Wednesday, June 20, 2012

Coconut or Just Plain Nutty

♫Oh, I've got a lovely bunch of coconuts,
There they are all standing in a row.♫

Okay, I didn't have a bunch and coconuts cannot stand on their own, but fresh coconut meat makes a lovely little snack. Last week, my doctor gave me the news that I have a less than 3% chance of developing thyroid cancer. He went on to commend me on my recent dietary changes, even though he had originally said nutrition has nothing to do with auto-immune diseases. And then he iced my lovely little gluten-free cake by saying, "I do not recommend surgery at this time, and probably not for a very long time to come."

So, I did what every farm girl does when she finds she's not dying. I bought some coconuts!

Now, I realize that not every farm girl would think to buy fresh coconuts, but with my new lease on life, I decided it was high time I learned how to open one. Knowing that I'm not dying anytime soon (I tend to wallow in the melodramatic when it comes to health issues), leads me to believe that there's still a chance I could be marooned on a tropical deserted island somewhere in the South Pacific.

If you can't find me, look here. On second thought, give up the search...I'm not leaving!
 And in the event that this were to happen, and I had a hankerin' to bake a coconut cake over a fire in an abandoned tortoise shell, I will have the skills necessary to remove the meat from the husk. Assuming, of course, that the coconuts actually fall from the trees, since my new lease on life did nothing to alleviate my fear of heights. (I'm not worried about flour, butter, or sugar...the island will provide all I need. Including toilet paper.)

Since my Mister is fearful of having to patch people up on his days off from the emergency room, he gladly took over the job of hacking into the coconut. There are a lot of You Tube videos that show how to open coconuts, but this guy shows how to safely remove the meat from the shell too. Any of the soft brown skin left can be removed using a vegetable peeler.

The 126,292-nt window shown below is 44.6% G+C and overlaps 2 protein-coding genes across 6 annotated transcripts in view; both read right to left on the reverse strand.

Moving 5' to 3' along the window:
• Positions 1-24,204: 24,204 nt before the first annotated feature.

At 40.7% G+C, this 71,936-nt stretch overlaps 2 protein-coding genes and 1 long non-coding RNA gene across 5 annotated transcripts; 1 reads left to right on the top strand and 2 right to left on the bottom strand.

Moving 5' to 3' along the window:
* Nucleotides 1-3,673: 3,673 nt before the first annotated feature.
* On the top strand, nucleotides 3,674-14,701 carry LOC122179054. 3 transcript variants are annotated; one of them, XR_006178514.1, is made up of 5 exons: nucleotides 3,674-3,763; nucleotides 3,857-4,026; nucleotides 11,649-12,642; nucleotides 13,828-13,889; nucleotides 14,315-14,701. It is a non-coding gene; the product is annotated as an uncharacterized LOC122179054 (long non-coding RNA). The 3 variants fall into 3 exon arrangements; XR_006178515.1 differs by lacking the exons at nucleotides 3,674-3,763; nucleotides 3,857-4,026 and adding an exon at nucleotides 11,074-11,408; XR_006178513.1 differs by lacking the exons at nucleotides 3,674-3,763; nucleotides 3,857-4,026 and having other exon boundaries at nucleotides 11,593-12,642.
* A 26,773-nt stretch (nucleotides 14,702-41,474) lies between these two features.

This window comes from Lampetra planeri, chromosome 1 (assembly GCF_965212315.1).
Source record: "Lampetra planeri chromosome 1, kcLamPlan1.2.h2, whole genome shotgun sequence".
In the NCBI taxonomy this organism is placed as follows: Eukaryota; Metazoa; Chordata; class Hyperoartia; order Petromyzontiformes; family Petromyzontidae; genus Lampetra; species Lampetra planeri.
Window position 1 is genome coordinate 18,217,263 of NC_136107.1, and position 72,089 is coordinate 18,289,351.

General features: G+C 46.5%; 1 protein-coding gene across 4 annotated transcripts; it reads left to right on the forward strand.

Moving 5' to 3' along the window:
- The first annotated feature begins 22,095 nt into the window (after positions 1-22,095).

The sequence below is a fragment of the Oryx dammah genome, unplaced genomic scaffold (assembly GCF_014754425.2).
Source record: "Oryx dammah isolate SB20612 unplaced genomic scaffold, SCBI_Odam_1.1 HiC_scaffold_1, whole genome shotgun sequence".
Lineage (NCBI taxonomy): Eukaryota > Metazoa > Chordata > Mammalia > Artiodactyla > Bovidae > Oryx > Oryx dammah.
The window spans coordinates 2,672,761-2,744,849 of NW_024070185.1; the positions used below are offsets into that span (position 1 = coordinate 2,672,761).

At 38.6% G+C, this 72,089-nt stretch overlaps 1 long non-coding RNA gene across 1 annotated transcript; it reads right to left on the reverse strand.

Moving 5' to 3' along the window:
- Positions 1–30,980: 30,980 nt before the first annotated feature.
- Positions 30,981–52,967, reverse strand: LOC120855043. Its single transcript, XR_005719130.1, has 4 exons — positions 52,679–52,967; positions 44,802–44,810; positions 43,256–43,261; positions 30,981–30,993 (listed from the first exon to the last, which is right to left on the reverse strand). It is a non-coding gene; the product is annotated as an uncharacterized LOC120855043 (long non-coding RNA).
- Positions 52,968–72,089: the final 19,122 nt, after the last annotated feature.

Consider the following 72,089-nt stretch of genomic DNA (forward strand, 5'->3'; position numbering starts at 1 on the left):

Once the coconut is free from husk and skin, rinse it well and dry it with paper towels. Fresh coconut won't last long outside of its protective shell, so unless you plan on eating it all, dehydrating the meat is a good way to save the rest.  (One coconut yielded approximately 3 cups of coconut meat, before we ate a cup's worth.)

I used a box grater and grated each piece over the large holes.

After all the coconut was grated, I lined my dehydrator rack with a silicone mat and laid the coconut out in a single layer. It took 2 of my round trays. To dehydrate, set the temperature to 95F., which is the lowest setting on mine. In 8-10 hours the shredded coconut will be dry and can be stored in a lidded container until ready to use.

Although, Madison thought fresh was best.

Until I mentioned coconut cake and tropical islands.☺

*Don't throw out the coconut water or the husk! Coconut water can be added to smoothies, baked goods, or over ice. The husks are great for lining the bottom of garden planters or can be added to the compost pile.


Jaclyn Hicks said...

Glad to hear all is well, and that you celebrated with coconuts! What a wonderful answer to prayer!

Donna OShaughnessy said...

Glad things are looking up for you healthwise! Now about that coconut milk...send it my way it makes wonderful soap. Love the pic of your little one by the way

SweetLand Farm said...

Glad to hear that your well health wise!
I love coconut, any way! I like to drink the milk. I've never thought to dry it myself though. Good idea! Enjoy your coconut!
And tropical islands always sound nice!

Susan said...

What a relief! That is very good news. And, nutrition isn't connected to auto-immune diseases? Really? I have never tackled a coconut. I will just enjoy yours (virtually...)!

Candy C. said...

I am sooo glad you got good news from the doctor!! YAY!! Fresh coconut sounds like an absolutely wonderful way to celebrate! :)